But the overall vocal quality was never quite solid. In the opening duet Lučić’s phrases flowed between a pianissimo sound and accented fortes. It created a chaotic and ultimately mannered approach to a legato line. In his final aria “Pietà, rispetto, amore,” it was clear that the baritone was giving it all emotionally, but there was a lot of spotty intonation, especially during the ascension to F flat on “Sol la bestemia,” with ensuing phrases sounding like they were in the wrong key. His sound started to lose its brightness, the harshness making for a tough listen.

Audiences of future performances are likely to benefit from the baritone warming back up into the role and production.

An Uneven Support

In the role of Banquo, bass-baritone Ildar Abdrazakov showed great physicality in his fight choreography and as a threatening image as the ghost of Banquo. But vocally, his dark but rough timbre proved an odd match for the role. He was barely audible over the emphatic orchestra in both his opening duet and his aria “Come dal ciel precipita.” Only in his climactic final note of the aria, did Abdrazakov convey the fear in his character. The low notes were also lacking in weight, often getting lost in his lines. 

Matthew Polenzani, who was making his role debut as Macduff, gave an expressive account of “Ah, la paterna mano” singing with a smooth legato line and a pure pianissimo sound that easily crescendoed through the lyrical lines. There were some intonation issues throughout the piece and the tone seemed a bit dry in the hall, particularly in the passaggio. However, he was most affecting in the recitative passages that preceded this aria, his voice weeping as he recounted his dead children and wife. 

In the pit, Marco Armiliato had an unbalanced evening conducting with little nuance and little drive, making it two straight nights that the Met Orchestra (after a wonderful “Porgy and Bess” rendition) sounded out of sorts. The entire evening was filled a with bombastic brass sound that accented every crescendo that was reminiscent of a banda sound and not of the haunting demonic colors that Verdi’s work can have. The descending chromatic scales in the winds and strings, despite having ascents over every note, lacked bite or ever enough separation, the notes blending into one another. When the brass has its own scalar ascensions a few bars later, the notes, also individually accented, similarly lacked clarity. The tempi were also languid particularly in “La Luce Langue” as Armiliato seemed to always be behind Netrebko.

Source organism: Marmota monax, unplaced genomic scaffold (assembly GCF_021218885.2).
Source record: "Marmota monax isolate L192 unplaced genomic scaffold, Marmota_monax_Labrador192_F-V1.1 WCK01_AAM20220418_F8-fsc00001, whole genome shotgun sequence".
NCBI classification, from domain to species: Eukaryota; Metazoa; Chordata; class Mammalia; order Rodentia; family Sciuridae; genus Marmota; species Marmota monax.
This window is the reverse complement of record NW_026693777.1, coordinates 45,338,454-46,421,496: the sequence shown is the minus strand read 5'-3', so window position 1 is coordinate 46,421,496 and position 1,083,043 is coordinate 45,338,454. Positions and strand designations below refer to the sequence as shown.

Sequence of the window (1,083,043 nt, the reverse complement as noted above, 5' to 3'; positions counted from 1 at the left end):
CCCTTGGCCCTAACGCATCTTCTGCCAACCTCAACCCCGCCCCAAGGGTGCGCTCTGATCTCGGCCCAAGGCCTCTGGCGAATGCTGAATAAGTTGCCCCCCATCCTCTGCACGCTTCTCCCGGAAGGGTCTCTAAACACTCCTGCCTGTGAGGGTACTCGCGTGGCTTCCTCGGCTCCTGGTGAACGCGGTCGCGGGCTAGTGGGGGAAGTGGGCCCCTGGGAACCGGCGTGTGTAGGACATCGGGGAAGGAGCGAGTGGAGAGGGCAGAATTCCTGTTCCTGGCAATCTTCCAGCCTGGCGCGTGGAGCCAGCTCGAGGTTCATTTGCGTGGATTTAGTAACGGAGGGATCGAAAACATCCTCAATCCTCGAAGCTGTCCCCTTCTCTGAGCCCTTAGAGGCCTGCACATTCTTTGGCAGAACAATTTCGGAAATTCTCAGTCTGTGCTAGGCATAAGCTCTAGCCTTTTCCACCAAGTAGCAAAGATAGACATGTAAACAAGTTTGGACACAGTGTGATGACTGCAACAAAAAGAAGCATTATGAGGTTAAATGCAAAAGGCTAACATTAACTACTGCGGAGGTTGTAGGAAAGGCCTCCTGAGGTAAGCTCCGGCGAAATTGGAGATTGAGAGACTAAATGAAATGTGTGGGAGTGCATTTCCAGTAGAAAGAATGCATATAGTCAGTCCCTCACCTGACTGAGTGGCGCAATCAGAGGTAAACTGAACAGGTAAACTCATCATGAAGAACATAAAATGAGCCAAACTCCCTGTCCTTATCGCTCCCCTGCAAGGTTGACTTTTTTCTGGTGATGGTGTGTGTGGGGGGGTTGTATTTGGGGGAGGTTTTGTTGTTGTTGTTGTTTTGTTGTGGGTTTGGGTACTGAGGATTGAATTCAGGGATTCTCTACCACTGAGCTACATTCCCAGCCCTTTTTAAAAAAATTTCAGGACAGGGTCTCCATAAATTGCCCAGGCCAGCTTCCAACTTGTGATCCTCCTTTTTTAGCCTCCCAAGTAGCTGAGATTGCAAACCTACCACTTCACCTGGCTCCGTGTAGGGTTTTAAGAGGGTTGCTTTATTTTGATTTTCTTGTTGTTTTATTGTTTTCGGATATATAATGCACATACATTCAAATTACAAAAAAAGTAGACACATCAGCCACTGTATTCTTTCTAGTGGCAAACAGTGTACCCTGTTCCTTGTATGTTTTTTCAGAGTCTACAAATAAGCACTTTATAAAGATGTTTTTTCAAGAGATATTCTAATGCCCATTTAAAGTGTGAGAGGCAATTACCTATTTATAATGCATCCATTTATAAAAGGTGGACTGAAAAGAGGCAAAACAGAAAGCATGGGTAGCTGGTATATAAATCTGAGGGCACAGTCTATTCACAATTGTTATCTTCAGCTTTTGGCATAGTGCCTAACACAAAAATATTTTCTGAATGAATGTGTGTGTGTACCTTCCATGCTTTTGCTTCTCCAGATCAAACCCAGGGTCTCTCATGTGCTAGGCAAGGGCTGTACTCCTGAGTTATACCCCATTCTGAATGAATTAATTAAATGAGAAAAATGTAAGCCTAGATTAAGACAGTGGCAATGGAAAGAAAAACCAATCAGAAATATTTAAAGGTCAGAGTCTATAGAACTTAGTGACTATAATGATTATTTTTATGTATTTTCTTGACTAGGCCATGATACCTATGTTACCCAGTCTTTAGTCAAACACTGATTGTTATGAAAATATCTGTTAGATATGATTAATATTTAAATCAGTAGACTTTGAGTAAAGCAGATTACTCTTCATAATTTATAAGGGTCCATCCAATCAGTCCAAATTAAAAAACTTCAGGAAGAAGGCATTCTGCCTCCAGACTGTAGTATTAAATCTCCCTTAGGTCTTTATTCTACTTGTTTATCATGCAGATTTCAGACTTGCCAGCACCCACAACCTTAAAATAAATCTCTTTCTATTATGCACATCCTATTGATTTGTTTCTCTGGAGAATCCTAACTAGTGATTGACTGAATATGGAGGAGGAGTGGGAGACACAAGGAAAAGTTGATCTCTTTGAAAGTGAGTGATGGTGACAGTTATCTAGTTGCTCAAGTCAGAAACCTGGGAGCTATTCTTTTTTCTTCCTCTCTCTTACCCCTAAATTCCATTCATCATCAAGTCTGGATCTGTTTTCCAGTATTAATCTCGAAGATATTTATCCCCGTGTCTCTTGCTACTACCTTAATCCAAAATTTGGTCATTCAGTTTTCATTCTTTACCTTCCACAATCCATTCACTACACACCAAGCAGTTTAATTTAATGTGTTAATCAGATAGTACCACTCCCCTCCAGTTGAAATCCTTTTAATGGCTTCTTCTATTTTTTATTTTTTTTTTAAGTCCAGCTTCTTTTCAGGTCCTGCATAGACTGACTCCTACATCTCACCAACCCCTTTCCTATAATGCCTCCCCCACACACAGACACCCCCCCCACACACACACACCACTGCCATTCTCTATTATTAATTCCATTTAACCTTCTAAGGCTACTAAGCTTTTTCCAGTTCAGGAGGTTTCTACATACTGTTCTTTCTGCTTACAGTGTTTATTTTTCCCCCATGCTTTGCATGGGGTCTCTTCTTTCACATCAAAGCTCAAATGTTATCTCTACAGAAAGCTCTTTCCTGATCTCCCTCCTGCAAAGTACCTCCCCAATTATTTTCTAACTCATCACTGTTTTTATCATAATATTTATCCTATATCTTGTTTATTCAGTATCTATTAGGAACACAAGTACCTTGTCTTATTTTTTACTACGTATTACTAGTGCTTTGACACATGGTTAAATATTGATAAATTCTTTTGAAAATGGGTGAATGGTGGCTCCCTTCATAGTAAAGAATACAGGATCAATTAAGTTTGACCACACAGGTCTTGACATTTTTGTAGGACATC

That said, this is Armiliato, and he had some truly fine moments. There was a hint of eeriness in the intro to the sleepwalking scene which began with a shimmering violin color that slowly crescendoed into the reprisal of the prelude that begins the opera. When Macduff exits the dead King’s chambers, the contrasts between the forte and pianos on the sixteenth note passages in the Allegro Agitato were so extreme as to truly be earth-shattering; the crescendoes on the syncopated ascending lines helped to build these moments up beautifully. 

The chorus had a solid night with the women’s chorus displaying bright energy as the witches during the opening. The final chorus was also the highlight of the evening, bringing an overall lackluster performance to somewhat of a joyous conclusion. However, the Patria oppressa” sounded constrained and lacked the passionate lament Verdi’s music requires; dynamic builds were muted and overall, the choral passage felt static musically.

More off-putting was the lack of energy the chorus seemed to convey on stage. As the witches, the women’s chorus seemed to be static with barely a hint of interest in Adrian Nobles’ concept and in the Act two banquet scene, the chorus looked similarly disengaged in its movements. In its original conception, the chorus was asked to dance around to Verdi’s joyous drinking scene, but on this evening they seemed to be inactive. When Netrebko attempted to interact with many of them, they did not respond.

The sets by Mark Thompson also creaked all night, distracting from anything happening on stage.

This “Macbeth” is likely a case in which the singers will adjust and eventually find their stride.